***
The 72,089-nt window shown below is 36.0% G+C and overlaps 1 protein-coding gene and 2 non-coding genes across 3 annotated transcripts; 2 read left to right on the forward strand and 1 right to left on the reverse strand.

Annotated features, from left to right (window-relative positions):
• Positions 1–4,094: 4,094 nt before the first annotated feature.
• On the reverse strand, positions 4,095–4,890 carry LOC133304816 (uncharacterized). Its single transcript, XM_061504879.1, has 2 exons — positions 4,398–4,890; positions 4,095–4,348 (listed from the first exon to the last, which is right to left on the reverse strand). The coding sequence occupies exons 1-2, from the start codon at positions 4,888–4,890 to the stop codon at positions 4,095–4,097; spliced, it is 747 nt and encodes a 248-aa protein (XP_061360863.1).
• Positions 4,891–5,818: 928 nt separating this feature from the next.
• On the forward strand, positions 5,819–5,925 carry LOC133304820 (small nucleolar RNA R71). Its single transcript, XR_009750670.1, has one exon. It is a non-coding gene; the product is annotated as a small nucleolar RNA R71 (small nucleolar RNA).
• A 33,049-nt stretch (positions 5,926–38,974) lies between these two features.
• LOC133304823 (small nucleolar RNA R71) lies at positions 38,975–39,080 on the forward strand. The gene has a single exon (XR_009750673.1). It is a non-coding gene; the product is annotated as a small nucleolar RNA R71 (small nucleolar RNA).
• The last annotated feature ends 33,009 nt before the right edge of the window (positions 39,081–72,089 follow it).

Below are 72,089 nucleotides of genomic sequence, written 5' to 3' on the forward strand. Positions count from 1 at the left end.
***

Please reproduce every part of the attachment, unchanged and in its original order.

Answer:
The 72,089-nt window shown below is 36.0% G+C and overlaps 1 protein-coding gene and 2 non-coding genes across 3 annotated transcripts; 2 read left to right on the forward strand and 1 right to left on the reverse strand.

Annotated features, from left to right (window-relative positions):
• Positions 1–4,094: 4,094 nt before the first annotated feature.
• On the reverse strand, positions 4,095–4,890 carry LOC133304816 (uncharacterized). Its single transcript, XM_061504879.1, has 2 exons — positions 4,398–4,890; positions 4,095–4,348 (listed from the first exon to the last, which is right to left on the reverse strand). The coding sequence occupies exons 1-2, from the start codon at positions 4,888–4,890 to the stop codon at positions 4,095–4,097; spliced, it is 747 nt and encodes a 248-aa protein (XP_061360863.1).
• Positions 4,891–5,818: 928 nt separating this feature from the next.
• On the forward strand, positions 5,819–5,925 carry LOC133304820 (small nucleolar RNA R71). Its single transcript, XR_009750670.1, has one exon. It is a non-coding gene; the product is annotated as a small nucleolar RNA R71 (small nucleolar RNA).
• A 33,049-nt stretch (positions 5,926–38,974) lies between these two features.
• LOC133304823 (small nucleolar RNA R71) lies at positions 38,975–39,080 on the forward strand. The gene has a single exon (XR_009750673.1). It is a non-coding gene; the product is annotated as a small nucleolar RNA R71 (small nucleolar RNA).
• The last annotated feature ends 33,009 nt before the right edge of the window (positions 39,081–72,089 follow it).

Below are 72,089 nucleotides of genomic sequence, written 5' to 3' on the forward strand. Positions count from 1 at the left end.